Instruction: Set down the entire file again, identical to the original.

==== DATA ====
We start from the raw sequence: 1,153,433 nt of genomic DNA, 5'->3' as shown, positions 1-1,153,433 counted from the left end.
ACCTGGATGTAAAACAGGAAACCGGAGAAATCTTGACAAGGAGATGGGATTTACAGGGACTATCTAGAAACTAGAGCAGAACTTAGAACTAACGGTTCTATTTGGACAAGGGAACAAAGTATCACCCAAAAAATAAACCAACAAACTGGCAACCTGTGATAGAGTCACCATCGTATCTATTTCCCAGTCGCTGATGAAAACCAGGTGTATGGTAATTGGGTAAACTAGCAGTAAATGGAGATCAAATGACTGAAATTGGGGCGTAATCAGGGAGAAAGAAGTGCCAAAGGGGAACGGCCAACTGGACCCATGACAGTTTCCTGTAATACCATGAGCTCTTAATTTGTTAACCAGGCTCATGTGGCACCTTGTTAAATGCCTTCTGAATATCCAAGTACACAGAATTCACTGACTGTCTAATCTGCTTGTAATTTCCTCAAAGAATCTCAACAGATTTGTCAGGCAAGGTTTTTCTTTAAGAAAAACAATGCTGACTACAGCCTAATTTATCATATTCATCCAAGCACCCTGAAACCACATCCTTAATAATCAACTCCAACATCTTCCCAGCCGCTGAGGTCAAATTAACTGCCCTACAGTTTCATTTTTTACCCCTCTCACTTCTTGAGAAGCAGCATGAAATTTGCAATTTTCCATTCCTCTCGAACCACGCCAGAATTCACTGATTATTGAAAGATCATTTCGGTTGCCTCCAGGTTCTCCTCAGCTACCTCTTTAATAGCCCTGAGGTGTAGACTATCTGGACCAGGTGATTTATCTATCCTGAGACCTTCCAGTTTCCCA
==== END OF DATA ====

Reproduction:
We start from the raw sequence: 1,153,433 nt of genomic DNA, 5'->3' as shown, positions 1-1,153,433 counted from the left end.
ACCTGGATGTAAAACAGGAAACCGGAGAAATCTTGACAAGGAGATGGGATTTACAGGGACTATCTAGAAACTAGAGCAGAACTTAGAACTAACGGTTCTATTTGGACAAGGGAACAAAGTATCACCCAAAAAATAAACCAACAAACTGGCAACCTGTGATAGAGTCACCATCGTATCTATTTCCCAGTCGCTGATGAAAACCAGGTGTATGGTAATTGGGTAAACTAGCAGTAAATGGAGATCAAATGACTGAAATTGGGGCGTAATCAGGGAGAAAGAAGTGCCAAAGGGGAACGGCCAACTGGACCCATGACAGTTTCCTGTAATACCATGAGCTCTTAATTTGTTAACCAGGCTCATGTGGCACCTTGTTAAATGCCTTCTGAATATCCAAGTACACAGAATTCACTGACTGTCTAATCTGCTTGTAATTTCCTCAAAGAATCTCAACAGATTTGTCAGGCAAGGTTTTTCTTTAAGAAAAACAATGCTGACTACAGCCTAATTTATCATATTCATCCAAGCACCCTGAAACCACATCCTTAATAATCAACTCCAACATCTTCCCAGCCGCTGAGGTCAAATTAACTGCCCTACAGTTTCATTTTTTACCCCTCTCACTTCTTGAGAAGCAGCATGAAATTTGCAATTTTCCATTCCTCTCGAACCACGCCAGAATTCACTGATTATTGAAAGATCATTTCGGTTGCCTCCAGGTTCTCCTCAGCTACCTCTTTAATAGCCCTGAGGTGTAGACTATCTGGACCAGGTGATTTATCTATCCTGAGACCTTCCAGTTTCCCA